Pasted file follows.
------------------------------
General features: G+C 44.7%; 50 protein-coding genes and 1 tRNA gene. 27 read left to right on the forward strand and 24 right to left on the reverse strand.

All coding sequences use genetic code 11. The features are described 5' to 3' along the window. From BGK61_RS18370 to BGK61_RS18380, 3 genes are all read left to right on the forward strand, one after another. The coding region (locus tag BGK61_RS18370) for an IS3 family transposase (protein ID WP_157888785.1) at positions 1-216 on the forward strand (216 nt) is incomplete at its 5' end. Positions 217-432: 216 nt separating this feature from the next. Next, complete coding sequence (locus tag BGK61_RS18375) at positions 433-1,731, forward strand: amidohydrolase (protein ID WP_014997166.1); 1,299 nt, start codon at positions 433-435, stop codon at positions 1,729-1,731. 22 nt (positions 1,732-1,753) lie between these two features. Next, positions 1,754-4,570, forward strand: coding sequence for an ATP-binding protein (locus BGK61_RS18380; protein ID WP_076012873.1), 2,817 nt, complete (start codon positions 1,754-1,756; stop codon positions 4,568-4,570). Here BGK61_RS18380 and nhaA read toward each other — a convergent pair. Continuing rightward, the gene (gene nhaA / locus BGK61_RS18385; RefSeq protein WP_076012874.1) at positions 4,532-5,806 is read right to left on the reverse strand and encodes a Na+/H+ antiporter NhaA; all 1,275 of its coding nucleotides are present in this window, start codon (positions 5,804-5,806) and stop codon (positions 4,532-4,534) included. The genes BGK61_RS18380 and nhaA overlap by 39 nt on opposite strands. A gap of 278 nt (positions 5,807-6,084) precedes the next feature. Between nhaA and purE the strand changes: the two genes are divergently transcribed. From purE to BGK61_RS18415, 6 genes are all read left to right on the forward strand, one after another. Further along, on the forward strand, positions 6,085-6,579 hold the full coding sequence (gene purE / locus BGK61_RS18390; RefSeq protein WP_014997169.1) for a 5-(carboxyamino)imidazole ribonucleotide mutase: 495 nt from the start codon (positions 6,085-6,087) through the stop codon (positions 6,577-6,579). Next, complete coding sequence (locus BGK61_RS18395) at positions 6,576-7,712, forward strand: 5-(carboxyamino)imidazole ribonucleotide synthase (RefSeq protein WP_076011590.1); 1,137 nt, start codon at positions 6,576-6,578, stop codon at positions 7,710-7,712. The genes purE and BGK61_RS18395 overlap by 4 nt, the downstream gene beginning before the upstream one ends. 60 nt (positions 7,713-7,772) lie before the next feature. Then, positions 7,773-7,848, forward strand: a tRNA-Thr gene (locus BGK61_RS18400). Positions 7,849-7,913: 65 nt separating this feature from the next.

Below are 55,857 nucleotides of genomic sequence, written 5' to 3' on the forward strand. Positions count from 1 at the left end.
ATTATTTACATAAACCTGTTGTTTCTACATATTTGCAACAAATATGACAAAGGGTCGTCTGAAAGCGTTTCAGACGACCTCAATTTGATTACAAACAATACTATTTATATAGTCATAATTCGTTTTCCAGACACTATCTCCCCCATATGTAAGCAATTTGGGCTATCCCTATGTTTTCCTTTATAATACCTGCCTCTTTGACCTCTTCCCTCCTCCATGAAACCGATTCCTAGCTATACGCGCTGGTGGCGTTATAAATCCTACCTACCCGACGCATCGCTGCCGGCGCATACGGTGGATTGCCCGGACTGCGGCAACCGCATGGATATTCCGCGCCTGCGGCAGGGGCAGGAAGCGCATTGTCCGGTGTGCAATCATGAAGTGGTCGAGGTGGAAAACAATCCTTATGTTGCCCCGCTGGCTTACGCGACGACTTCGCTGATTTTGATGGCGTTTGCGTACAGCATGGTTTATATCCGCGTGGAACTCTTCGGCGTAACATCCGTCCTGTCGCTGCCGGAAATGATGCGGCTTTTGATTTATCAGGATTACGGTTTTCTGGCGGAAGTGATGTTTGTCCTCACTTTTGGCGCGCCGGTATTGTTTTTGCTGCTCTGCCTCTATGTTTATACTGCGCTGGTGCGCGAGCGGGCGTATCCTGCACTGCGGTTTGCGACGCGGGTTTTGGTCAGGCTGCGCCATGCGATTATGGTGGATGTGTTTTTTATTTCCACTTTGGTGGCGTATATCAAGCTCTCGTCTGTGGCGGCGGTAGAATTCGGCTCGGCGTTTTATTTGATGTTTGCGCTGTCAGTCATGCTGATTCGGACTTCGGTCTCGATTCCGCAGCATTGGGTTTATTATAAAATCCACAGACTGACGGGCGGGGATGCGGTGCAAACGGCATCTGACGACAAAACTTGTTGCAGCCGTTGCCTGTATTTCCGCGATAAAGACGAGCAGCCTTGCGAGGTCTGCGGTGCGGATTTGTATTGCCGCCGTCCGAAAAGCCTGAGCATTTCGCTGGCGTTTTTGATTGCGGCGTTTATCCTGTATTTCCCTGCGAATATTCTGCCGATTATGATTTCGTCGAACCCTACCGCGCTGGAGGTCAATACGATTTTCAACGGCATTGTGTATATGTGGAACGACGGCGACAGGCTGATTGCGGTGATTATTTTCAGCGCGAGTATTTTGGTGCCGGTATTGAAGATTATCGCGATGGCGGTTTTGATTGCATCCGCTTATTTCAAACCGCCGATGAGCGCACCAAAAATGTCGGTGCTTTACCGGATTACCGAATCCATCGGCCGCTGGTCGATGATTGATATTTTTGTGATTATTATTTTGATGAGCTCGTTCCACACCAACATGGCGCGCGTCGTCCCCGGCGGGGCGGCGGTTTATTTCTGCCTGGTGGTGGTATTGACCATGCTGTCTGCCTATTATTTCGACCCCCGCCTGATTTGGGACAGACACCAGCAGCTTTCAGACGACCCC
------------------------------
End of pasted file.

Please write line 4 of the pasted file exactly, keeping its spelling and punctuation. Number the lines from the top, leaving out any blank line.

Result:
ATTATTTACATAAACCTGTTGTTTCTACATATTTGCAACAAATATGACAAAGGGTCGTCTGAAAGCGTTTCAGACGACCTCAATTTGATTACAAACAATACTATTTATATAGTCATAATTCGTTTTCCAGACACTATCTCCCCCATATGTAAGCAATTTGGGCTATCCCTATGTTTTCCTTTATAATACCTGCCTCTTTGACCTCTTCCCTCCTCCATGAAACCGATTCCTAGCTATACGCGCTGGTGGCGTTATAAATCCTACCTACCCGACGCATCGCTGCCGGCGCATACGGTGGATTGCCCGGACTGCGGCAACCGCATGGATATTCCGCGCCTGCGGCAGGGGCAGGAAGCGCATTGTCCGGTGTGCAATCATGAAGTGGTCGAGGTGGAAAACAATCCTTATGTTGCCCCGCTGGCTTACGCGACGACTTCGCTGATTTTGATGGCGTTTGCGTACAGCATGGTTTATATCCGCGTGGAACTCTTCGGCGTAACATCCGTCCTGTCGCTGCCGGAAATGATGCGGCTTTTGATTTATCAGGATTACGGTTTTCTGGCGGAAGTGATGTTTGTCCTCACTTTTGGCGCGCCGGTATTGTTTTTGCTGCTCTGCCTCTATGTTTATACTGCGCTGGTGCGCGAGCGGGCGTATCCTGCACTGCGGTTTGCGACGCGGGTTTTGGTCAGGCTGCGCCATGCGATTATGGTGGATGTGTTTTTTATTTCCACTTTGGTGGCGTATATCAAGCTCTCGTCTGTGGCGGCGGTAGAATTCGGCTCGGCGTTTTATTTGATGTTTGCGCTGTCAGTCATGCTGATTCGGACTTCGGTCTCGATTCCGCAGCATTGGGTTTATTATAAAATCCACAGACTGACGGGCGGGGATGCGGTGCAAACGGCATCTGACGACAAAACTTGTTGCAGCCGTTGCCTGTATTTCCGCGATAAAGACGAGCAGCCTTGCGAGGTCTGCGGTGCGGATTTGTATTGCCGCCGTCCGAAAAGCCTGAGCATTTCGCTGGCGTTTTTGATTGCGGCGTTTATCCTGTATTTCCCTGCGAATATTCTGCCGATTATGATTTCGTCGAACCCTACCGCGCTGGAGGTCAATACGATTTTCAACGGCATTGTGTATATGTGGAACGACGGCGACAGGCTGATTGCGGTGATTATTTTCAGCGCGAGTATTTTGGTGCCGGTATTGAAGATTATCGCGATGGCGGTTTTGATTGCATCCGCTTATTTCAAACCGCCGATGAGCGCACCAAAAATGTCGGTGCTTTACCGGATTACCGAATCCATCGGCCGCTGGTCGATGATTGATATTTTTGTGATTATTATTTTGATGAGCTCGTTCCACACCAACATGGCGCGCGTCGTCCCCGGCGGGGCGGCGGTTTATTTCTGCCTGGTGGTGGTATTGACCATGCTGTCTGCCTATTATTTCGACCCCCGCCTGATTTGGGACAGACACCAGCAGCTTTCAGACGACCCC